The real ‘Joe Burge’ of ‘Old Melbourne Memories’.
‘C’ was reading a centenary book in which was written the following, “at Squattlesea Mere, near Dunmore, Joe Burge, an Irish servant of squatter Thomas Browne, had built a sod hut ‘as he was accustomed to doing at home’.”
Both ‘C’ and I knew that Thomas Browne did not have a servant named ‘Joe Burge’ and that the invented name was a pseudonym that Browne had used for his English, not Irish, servant in his book, ‘Old Melbourne memories.’ (OMM) A book that was written by Browne 40 years after his residence at ‘Squattlesea Mere’ about his memories of his youth in the district. It was a very romanticized version of squatting life written to appeal to his literary followers.
Browne himself wrote (unpublished autobiography) “Joe Burge was born and brought up in the pottery district of Staffordshire.” So why did the author of the book assume that ‘Joe Burge’ was an Irishman who was accustomed to building so huts back home? I can see that she wanted an analogy to support the context of the Irish Catholic community she was writing about and I suspect she used second-hand material as the quote she copied was not in OMM that she attributed it to. Therefore, the assumption that Joe Burge was the servant’s real name and that he was Irish was someone else’s error.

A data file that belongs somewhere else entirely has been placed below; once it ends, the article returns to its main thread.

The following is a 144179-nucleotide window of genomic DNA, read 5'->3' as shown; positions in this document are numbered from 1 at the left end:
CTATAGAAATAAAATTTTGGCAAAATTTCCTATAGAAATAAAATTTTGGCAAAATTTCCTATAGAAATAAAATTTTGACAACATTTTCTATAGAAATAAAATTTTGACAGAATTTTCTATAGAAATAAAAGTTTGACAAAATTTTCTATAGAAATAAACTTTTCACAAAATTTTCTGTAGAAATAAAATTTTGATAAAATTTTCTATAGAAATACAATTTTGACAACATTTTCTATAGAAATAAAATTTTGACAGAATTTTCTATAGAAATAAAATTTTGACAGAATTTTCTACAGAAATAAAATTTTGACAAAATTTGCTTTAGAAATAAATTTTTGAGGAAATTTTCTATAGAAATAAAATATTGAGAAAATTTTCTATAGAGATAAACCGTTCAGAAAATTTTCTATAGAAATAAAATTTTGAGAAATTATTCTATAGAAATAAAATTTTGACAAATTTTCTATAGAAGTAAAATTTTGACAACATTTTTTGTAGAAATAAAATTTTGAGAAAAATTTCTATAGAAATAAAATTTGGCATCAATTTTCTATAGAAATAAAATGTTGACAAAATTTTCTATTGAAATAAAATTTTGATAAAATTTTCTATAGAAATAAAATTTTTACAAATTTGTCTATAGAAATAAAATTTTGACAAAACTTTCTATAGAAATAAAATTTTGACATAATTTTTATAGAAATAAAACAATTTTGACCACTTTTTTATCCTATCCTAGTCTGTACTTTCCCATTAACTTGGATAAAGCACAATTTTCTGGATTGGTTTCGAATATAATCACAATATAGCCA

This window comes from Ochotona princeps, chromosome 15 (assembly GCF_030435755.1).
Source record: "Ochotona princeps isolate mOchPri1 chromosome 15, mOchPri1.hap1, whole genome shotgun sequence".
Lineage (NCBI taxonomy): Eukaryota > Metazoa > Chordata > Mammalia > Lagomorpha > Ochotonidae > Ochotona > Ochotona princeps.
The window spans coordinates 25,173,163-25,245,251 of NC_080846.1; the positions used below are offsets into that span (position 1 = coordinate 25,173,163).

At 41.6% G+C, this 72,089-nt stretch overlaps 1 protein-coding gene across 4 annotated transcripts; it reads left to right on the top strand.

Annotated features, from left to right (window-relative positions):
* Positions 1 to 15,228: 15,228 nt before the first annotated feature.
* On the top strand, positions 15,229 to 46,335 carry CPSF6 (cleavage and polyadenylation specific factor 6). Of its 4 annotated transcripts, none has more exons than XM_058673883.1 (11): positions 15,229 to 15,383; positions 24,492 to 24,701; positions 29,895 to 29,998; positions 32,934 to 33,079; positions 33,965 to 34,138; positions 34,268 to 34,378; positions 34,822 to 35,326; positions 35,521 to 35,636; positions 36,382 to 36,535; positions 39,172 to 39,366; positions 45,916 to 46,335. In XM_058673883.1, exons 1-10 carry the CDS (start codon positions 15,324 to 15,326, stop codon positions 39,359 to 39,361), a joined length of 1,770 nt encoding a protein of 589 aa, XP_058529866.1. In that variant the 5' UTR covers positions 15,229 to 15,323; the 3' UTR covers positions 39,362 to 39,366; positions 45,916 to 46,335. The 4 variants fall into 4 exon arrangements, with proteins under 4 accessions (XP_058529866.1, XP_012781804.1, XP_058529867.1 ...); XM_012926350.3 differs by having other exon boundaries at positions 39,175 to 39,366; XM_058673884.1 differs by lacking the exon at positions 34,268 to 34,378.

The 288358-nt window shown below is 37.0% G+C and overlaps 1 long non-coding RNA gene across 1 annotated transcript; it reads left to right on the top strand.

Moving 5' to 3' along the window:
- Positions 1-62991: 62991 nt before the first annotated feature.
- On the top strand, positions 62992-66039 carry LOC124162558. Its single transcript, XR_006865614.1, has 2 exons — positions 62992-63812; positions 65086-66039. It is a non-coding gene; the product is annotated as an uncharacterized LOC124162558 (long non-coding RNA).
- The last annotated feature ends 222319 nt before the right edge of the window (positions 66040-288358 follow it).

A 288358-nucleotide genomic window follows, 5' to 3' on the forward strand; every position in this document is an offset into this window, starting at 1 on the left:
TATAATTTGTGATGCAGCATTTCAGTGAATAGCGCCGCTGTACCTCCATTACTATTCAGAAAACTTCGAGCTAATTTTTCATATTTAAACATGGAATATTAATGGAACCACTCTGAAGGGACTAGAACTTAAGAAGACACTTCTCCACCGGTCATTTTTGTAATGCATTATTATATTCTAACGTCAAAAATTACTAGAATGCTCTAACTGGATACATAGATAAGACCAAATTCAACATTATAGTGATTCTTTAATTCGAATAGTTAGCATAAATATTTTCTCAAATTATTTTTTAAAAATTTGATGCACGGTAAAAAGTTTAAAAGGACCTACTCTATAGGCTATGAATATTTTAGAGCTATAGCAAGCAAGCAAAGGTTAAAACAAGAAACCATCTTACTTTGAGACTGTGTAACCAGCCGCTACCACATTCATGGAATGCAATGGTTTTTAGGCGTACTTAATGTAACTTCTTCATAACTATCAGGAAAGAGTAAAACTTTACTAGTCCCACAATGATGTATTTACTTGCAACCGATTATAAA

It appears that some authors and family historians are too quick to attribute certain characteristics, emotions and motives to our early ancestors that might be far from the truth.
So who was the real ‘Joe Burge’? Thomas Browne answers that question himself in a letter written to a friend in 1898, “my old servant – Thos Pye – who is mentioned in ‘Old Melbourne Memories’ as ‘Joe Burge’.”
Thomas Pye was an Englishman – a brick and tile maker from Staffordshire and the West Midlands. Where he learnt to build sod huts is unknown but Browne tells us he was very versatile and had “picked up a fair notion of the leading agricultural industry which he used to some purpose in the new country.” Thomas Pye spent the first 40 years of his life in England and seven years in the colonies before he build the hut at Squattlesea Mere – plenty of life experience to learn such a skill.